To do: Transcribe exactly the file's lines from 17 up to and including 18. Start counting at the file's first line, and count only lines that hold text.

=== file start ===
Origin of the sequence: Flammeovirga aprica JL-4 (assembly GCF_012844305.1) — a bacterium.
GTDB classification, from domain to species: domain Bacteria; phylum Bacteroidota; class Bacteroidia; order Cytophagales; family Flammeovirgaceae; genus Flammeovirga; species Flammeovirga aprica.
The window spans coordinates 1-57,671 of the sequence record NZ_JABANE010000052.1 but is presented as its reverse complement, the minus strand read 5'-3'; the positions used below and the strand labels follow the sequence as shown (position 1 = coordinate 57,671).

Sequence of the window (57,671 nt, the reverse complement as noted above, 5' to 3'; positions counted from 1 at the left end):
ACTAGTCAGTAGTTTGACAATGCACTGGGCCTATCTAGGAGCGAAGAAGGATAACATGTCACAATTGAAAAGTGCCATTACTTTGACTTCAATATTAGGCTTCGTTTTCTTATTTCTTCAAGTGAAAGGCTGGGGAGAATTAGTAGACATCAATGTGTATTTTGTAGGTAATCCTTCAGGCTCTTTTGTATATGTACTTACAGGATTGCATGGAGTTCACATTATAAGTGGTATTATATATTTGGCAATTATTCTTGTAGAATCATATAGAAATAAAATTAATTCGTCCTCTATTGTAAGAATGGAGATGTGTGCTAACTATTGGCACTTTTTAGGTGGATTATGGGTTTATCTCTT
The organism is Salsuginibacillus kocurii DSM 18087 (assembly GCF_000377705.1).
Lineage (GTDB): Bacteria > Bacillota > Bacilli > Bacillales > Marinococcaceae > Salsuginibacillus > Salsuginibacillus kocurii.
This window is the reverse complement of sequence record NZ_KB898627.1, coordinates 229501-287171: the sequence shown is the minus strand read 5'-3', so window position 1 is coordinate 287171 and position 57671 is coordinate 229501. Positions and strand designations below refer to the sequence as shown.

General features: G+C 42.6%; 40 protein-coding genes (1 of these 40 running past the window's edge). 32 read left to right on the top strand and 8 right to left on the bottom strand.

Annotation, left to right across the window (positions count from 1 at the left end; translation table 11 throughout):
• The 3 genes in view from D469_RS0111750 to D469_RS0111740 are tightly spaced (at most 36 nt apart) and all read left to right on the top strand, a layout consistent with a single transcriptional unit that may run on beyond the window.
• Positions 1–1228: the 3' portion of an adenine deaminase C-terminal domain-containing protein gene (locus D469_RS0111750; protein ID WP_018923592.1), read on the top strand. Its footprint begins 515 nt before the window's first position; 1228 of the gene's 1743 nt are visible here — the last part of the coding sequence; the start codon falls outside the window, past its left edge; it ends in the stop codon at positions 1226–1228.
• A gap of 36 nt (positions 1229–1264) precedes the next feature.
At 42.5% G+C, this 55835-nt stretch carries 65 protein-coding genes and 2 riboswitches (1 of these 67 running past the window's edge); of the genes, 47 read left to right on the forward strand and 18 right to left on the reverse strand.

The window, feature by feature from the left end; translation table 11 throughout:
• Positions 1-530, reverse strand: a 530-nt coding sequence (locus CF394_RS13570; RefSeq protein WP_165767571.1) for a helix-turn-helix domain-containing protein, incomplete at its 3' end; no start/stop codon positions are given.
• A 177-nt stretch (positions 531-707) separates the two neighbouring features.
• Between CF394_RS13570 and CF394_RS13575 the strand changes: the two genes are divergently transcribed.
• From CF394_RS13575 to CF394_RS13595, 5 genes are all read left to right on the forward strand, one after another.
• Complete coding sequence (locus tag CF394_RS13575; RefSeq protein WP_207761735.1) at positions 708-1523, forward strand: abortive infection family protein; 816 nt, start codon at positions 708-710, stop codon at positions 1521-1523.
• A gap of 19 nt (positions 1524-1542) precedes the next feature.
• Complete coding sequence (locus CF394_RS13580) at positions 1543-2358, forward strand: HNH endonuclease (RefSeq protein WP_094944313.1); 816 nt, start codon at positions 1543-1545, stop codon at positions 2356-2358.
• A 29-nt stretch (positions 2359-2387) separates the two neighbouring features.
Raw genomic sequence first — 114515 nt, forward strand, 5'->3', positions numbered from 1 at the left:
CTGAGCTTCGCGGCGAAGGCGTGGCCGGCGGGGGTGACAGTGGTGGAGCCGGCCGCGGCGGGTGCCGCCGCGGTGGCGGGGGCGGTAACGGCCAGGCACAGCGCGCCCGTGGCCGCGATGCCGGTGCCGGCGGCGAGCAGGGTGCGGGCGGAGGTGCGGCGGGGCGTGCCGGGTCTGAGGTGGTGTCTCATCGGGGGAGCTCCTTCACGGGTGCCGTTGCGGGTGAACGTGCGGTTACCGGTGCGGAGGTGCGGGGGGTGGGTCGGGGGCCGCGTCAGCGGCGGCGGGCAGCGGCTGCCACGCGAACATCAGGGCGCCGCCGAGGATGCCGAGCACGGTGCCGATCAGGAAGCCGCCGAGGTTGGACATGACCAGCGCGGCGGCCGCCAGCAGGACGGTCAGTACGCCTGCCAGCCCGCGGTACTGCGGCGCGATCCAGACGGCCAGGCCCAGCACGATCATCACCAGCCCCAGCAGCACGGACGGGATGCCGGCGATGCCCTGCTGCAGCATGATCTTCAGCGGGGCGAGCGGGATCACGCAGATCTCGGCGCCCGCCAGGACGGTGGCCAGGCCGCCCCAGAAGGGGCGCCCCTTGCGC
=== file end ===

• A 177-nt stretch (positions 531-707) separates the two neighbouring features.
• Between CF394_RS13570 and CF394_RS13575 the strand changes: the two genes are divergently transcribed.